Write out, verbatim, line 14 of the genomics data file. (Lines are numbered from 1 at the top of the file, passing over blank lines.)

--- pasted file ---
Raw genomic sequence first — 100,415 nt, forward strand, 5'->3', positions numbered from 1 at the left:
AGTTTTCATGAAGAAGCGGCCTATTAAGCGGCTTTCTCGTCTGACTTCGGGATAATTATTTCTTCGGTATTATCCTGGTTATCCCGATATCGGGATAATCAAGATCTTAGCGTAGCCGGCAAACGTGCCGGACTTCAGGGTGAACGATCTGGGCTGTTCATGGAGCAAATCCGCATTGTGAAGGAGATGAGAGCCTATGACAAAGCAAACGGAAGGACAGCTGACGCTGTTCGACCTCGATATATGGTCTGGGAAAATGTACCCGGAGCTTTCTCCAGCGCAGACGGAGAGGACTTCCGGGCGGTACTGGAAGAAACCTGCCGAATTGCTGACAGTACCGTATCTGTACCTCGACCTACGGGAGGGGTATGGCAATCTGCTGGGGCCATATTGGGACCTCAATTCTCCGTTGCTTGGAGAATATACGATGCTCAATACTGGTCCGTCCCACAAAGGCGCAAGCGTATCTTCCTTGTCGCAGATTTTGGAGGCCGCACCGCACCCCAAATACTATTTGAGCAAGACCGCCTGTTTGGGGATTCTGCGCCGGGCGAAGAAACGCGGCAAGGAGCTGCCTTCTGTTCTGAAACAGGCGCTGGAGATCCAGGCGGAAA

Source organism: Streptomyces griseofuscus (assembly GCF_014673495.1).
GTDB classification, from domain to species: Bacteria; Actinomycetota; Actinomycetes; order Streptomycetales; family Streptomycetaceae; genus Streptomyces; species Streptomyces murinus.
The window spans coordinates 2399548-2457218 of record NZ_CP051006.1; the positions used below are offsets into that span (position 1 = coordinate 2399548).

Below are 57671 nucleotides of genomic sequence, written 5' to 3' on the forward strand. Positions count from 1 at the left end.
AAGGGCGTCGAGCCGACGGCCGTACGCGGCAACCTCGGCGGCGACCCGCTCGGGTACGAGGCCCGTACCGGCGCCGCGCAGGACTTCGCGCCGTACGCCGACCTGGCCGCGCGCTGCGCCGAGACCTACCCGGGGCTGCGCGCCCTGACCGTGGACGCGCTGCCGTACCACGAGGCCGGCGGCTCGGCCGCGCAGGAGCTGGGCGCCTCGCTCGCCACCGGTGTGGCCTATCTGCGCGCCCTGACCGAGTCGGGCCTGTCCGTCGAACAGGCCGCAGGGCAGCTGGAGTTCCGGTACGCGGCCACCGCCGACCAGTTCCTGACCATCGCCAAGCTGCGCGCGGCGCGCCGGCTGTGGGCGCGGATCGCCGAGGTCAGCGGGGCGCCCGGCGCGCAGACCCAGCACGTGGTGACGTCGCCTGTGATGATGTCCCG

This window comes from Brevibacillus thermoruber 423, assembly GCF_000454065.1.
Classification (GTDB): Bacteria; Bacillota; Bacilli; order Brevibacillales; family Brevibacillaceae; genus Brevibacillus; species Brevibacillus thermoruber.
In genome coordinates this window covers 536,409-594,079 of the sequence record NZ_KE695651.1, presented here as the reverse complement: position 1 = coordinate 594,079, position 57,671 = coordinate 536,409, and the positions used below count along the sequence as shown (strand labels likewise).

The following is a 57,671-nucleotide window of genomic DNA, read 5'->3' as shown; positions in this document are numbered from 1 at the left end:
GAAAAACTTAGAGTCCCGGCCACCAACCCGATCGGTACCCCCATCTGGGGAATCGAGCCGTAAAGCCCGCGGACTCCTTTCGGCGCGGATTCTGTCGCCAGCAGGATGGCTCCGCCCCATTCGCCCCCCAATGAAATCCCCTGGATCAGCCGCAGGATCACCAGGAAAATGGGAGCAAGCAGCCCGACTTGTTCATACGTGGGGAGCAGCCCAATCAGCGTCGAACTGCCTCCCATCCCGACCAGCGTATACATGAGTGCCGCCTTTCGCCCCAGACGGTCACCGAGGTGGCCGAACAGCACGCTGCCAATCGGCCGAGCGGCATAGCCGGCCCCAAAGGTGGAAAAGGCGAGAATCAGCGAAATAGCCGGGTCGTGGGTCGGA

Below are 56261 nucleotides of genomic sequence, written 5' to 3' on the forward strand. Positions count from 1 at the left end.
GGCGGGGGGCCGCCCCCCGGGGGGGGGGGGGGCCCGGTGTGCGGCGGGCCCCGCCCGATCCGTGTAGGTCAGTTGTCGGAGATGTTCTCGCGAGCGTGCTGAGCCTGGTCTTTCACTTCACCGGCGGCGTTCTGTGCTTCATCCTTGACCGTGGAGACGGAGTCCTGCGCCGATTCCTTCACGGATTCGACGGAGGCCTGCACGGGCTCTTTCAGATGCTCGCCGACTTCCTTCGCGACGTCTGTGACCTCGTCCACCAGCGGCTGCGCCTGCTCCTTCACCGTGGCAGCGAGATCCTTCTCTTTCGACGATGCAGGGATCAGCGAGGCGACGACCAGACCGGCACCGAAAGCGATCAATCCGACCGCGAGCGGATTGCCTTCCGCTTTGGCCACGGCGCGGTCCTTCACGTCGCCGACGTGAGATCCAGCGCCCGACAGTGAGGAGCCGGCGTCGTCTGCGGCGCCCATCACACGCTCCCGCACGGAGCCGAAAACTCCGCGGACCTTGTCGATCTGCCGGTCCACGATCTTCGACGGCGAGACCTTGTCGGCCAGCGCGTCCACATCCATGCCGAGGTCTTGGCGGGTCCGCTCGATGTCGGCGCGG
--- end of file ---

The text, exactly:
GGCGGGGGGCCGCCCCCCGGGGGGGGGGGGGGCCCGGTGTGCGGCGGGCCCCGCCCGATCCGTGTAGGTCAGTTGTCGGAGATGTTCTCGCGAGCGTGCTGAGCCTGGTCTTTCACTTCACCGGCGGCGTTCTGTGCTTCATCCTTGACCGTGGAGACGGAGTCCTGCGCCGATTCCTTCACGGATTCGACGGAGGCCTGCACGGGCTCTTTCAGATGCTCGCCGACTTCCTTCGCGACGTCTGTGACCTCGTCCACCAGCGGCTGCGCCTGCTCCTTCACCGTGGCAGCGAGATCCTTCTCTTTCGACGATGCAGGGATCAGCGAGGCGACGACCAGACCGGCACCGAAAGCGATCAATCCGACCGCGAGCGGATTGCCTTCCGCTTTGGCCACGGCGCGGTCCTTCACGTCGCCGACGTGAGATCCAGCGCCCGACAGTGAGGAGCCGGCGTCGTCTGCGGCGCCCATCACACGCTCCCGCACGGAGCCGAAAACTCCGCGGACCTTGTCGATCTGCCGGTCCACGATCTTCGACGGCGAGACCTTGTCGGCCAGCGCGTCCACATCCATGCCGAGGTCTTGGCGGGTCCGCTCGATGTCGGCGCGG